My first thoughts were physically connecting (punching down) two ends of cable at one socket, so I can connect a device at that point but the cabling continues onwards to another socket and so on - that is what I meant by daisy chaining. I am hearing that is not possible but I could install double sockets, each with its own cable, one from the floor below and the other to the floor above. I would use a switch at each floor and simply connect it to one socket and then straight back to the other socket- so daisy chaining the switches rather than the cable itself.

Does that sound about right ?

Yes, just connect via a switch on each floor, and use patch cables to connect individual devices to those switches. Simple.

Perfect ! All I need now is to make sure there is space in the conduit to pull the ethernet through !

Using a switch at each node to effectively daisychain is another matter, but very different from simply bonding the wires at the back of the RJ45 socket, but:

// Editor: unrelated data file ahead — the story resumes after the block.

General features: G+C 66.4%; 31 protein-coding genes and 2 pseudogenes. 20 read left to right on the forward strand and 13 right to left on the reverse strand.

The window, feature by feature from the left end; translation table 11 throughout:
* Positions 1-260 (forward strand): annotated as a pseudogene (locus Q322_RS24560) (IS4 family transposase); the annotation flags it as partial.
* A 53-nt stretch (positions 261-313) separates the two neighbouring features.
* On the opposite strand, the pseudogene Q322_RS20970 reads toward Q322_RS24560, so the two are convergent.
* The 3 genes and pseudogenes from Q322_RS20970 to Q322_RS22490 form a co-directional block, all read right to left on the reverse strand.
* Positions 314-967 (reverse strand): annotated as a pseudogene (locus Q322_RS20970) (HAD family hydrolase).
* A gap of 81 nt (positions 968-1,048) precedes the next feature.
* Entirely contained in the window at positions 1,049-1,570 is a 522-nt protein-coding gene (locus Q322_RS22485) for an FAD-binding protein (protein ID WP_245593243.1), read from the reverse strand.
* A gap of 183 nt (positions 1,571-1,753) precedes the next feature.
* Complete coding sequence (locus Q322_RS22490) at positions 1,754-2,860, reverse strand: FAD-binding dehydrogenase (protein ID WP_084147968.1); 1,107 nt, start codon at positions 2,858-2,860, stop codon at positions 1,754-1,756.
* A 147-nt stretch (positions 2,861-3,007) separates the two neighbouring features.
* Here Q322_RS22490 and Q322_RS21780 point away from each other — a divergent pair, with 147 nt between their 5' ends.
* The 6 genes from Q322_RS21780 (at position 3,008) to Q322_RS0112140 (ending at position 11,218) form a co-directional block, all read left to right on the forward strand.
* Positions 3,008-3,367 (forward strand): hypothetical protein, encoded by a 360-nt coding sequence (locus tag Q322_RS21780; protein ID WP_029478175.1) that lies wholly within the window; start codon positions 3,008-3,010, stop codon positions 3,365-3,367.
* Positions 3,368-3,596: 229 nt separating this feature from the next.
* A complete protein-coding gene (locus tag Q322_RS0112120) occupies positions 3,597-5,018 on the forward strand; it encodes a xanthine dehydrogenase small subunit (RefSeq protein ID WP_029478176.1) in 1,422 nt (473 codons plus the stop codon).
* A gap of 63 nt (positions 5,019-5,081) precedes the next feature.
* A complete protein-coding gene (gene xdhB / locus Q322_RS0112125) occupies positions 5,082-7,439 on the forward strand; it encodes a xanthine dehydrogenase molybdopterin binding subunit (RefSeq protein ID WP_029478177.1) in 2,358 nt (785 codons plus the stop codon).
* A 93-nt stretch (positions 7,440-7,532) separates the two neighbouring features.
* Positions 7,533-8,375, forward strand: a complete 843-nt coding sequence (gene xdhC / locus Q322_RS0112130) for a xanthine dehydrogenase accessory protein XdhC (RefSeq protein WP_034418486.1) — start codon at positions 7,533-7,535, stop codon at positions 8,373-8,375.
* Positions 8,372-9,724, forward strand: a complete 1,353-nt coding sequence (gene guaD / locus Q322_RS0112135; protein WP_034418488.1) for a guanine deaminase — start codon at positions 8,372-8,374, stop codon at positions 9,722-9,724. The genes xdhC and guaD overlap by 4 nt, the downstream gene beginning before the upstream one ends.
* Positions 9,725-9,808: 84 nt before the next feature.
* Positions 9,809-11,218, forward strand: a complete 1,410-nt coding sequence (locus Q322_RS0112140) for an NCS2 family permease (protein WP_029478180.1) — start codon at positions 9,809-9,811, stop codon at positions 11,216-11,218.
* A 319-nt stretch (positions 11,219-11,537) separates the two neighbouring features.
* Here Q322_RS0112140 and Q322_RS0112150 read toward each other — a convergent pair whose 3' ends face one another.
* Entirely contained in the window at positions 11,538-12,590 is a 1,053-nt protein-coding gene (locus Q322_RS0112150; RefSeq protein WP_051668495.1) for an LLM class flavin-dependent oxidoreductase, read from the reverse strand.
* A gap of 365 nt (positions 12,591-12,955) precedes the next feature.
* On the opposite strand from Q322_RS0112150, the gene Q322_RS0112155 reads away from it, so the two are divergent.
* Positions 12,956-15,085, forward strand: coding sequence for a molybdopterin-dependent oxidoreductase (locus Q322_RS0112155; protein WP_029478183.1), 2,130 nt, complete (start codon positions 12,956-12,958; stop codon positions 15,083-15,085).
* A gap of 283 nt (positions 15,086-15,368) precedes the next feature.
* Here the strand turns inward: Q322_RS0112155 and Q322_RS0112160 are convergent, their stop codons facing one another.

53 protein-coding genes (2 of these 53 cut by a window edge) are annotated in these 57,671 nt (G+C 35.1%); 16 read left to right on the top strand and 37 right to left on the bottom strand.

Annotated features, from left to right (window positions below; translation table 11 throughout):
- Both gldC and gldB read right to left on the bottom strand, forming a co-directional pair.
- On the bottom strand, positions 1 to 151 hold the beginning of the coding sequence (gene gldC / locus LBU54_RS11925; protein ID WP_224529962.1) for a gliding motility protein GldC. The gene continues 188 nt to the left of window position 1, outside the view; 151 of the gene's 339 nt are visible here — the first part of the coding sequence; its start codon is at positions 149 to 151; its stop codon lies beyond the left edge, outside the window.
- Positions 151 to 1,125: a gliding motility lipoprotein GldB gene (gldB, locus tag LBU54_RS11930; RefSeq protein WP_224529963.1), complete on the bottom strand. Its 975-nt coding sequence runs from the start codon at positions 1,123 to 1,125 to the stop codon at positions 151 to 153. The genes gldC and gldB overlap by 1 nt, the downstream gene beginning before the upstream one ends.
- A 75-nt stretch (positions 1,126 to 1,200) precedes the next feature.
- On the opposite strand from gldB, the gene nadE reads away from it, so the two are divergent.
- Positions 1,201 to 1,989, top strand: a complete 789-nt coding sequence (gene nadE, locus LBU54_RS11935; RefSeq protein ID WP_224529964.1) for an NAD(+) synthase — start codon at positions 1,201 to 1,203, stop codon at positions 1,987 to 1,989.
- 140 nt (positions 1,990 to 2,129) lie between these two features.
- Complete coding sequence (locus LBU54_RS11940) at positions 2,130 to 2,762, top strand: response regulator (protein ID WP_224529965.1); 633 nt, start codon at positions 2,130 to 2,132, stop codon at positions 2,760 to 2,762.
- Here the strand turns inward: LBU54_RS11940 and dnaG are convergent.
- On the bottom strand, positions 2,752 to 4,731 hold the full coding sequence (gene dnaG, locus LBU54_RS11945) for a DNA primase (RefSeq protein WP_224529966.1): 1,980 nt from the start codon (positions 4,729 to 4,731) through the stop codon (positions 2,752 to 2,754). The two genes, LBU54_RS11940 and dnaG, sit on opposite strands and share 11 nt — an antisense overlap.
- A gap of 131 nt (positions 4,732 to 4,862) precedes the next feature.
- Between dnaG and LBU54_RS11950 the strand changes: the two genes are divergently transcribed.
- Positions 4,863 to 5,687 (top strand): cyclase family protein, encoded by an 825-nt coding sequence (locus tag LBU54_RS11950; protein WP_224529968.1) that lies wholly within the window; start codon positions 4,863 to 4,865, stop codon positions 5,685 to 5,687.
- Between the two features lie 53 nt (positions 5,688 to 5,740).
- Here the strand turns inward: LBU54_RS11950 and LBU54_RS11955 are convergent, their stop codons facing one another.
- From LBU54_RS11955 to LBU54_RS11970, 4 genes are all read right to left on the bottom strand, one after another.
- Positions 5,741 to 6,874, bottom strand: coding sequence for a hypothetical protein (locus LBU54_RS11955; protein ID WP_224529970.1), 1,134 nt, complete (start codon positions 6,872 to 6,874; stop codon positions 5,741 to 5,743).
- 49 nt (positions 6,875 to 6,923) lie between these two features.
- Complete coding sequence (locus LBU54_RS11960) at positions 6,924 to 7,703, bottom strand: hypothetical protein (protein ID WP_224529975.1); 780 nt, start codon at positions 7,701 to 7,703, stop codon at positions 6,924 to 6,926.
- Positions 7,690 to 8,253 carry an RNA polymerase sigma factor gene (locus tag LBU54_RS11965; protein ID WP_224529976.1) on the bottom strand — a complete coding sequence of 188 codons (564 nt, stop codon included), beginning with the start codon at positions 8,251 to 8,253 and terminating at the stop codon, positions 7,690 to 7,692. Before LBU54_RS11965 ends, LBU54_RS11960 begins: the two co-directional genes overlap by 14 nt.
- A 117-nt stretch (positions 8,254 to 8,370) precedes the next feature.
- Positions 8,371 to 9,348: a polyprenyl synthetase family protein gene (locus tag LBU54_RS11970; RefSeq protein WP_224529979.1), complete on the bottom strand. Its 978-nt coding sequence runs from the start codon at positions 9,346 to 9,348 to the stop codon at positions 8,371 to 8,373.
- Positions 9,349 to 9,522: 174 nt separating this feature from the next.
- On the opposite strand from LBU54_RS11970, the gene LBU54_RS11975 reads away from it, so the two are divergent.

If that is the case, I take back what I said. In the days of coaxial networks (10Base2, e.g. “thin ethernet”), daisychaining was the norm, with the cable “teeing off” at each computer, but I thought that wasn’t possible with 100BaseT or 1000BaseT. Apologies for my misleading earlier post.

It depends what you mean by daisy chaining… if you simply mean joining Ethernet segments together to form a single segment (via connecting patch leads)… then no problem which is what I refer to
If you are sharing many hosts via a hub ( as opposed to a switch), then effectively combining on a single collusion domain… then it is possible but half duplex operation is employed and CSMA/CD is employed to manage data collisions on the segment (similar to Wifi). Half duplex operation is less performant than full duplex and the difference is proportional to the number of active hosts on the segment.

“Perfect ! All I need now is to make sure there is space in the conduit to pull the ethernet through !”

Also run a sturdy cord through, leave it there, if you need to pull any more cables you can use the cord as a pull cord.